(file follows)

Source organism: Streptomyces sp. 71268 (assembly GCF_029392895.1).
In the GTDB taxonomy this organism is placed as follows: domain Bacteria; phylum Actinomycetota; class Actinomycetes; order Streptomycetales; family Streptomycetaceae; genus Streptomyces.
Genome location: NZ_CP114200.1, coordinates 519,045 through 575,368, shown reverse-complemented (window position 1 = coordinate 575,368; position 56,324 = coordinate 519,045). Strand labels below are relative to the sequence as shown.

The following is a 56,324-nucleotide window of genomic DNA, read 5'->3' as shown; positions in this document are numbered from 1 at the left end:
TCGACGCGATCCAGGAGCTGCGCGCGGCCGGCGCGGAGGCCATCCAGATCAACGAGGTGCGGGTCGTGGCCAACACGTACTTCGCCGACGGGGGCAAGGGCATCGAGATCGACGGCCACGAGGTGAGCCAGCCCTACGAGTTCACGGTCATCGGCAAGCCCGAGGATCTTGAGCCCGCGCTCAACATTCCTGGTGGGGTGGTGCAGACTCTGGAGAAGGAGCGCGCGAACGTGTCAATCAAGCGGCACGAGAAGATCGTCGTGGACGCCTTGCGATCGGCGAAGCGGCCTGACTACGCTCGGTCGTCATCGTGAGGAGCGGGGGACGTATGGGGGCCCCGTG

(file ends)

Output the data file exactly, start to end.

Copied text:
Source organism: Streptomyces sp. 71268 (assembly GCF_029392895.1).
In the GTDB taxonomy this organism is placed as follows: domain Bacteria; phylum Actinomycetota; class Actinomycetes; order Streptomycetales; family Streptomycetaceae; genus Streptomyces.
Genome location: NZ_CP114200.1, coordinates 519,045 through 575,368, shown reverse-complemented (window position 1 = coordinate 575,368; position 56,324 = coordinate 519,045). Strand labels below are relative to the sequence as shown.

The following is a 56,324-nucleotide window of genomic DNA, read 5'->3' as shown; positions in this document are numbered from 1 at the left end:
TCGACGCGATCCAGGAGCTGCGCGCGGCCGGCGCGGAGGCCATCCAGATCAACGAGGTGCGGGTCGTGGCCAACACGTACTTCGCCGACGGGGGCAAGGGCATCGAGATCGACGGCCACGAGGTGAGCCAGCCCTACGAGTTCACGGTCATCGGCAAGCCCGAGGATCTTGAGCCCGCGCTCAACATTCCTGGTGGGGTGGTGCAGACTCTGGAGAAGGAGCGCGCGAACGTGTCAATCAAGCGGCACGAGAAGATCGTCGTGGACGCCTTGCGATCGGCGAAGCGGCCTGACTACGCTCGGTCGTCATCGTGAGGAGCGGGGGACGTATGGGGGCCCCGTG